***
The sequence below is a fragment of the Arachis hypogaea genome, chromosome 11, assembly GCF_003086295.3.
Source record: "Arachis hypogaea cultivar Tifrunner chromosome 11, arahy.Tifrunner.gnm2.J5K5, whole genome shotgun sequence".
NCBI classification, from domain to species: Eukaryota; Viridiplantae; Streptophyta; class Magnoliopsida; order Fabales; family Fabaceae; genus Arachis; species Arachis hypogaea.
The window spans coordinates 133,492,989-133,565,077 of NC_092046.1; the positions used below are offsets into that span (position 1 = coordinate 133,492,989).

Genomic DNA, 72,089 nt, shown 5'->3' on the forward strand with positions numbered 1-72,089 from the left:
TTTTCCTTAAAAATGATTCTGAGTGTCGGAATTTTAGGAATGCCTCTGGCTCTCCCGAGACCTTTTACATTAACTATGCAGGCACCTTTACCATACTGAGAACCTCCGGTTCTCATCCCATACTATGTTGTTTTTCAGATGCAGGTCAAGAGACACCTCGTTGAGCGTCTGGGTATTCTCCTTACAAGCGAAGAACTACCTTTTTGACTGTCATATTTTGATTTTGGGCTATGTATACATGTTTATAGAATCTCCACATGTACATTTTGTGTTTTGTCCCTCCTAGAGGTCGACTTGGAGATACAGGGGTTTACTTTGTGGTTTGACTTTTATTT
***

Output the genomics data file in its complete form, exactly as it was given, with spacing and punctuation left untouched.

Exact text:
The sequence below is a fragment of the Arachis hypogaea genome, chromosome 11, assembly GCF_003086295.3.
Source record: "Arachis hypogaea cultivar Tifrunner chromosome 11, arahy.Tifrunner.gnm2.J5K5, whole genome shotgun sequence".
NCBI classification, from domain to species: Eukaryota; Viridiplantae; Streptophyta; class Magnoliopsida; order Fabales; family Fabaceae; genus Arachis; species Arachis hypogaea.
The window spans coordinates 133,492,989-133,565,077 of NC_092046.1; the positions used below are offsets into that span (position 1 = coordinate 133,492,989).

Genomic DNA, 72,089 nt, shown 5'->3' on the forward strand with positions numbered 1-72,089 from the left:
TTTTCCTTAAAAATGATTCTGAGTGTCGGAATTTTAGGAATGCCTCTGGCTCTCCCGAGACCTTTTACATTAACTATGCAGGCACCTTTACCATACTGAGAACCTCCGGTTCTCATCCCATACTATGTTGTTTTTCAGATGCAGGTCAAGAGACACCTCGTTGAGCGTCTGGGTATTCTCCTTACAAGCGAAGAACTACCTTTTTGACTGTCATATTTTGATTTTGGGCTATGTATACATGTTTATAGAATCTCCACATGTACATTTTGTGTTTTGTCCCTCCTAGAGGTCGACTTGGAGATACAGGGGTTTACTTTGTGGTTTGACTTTTATTT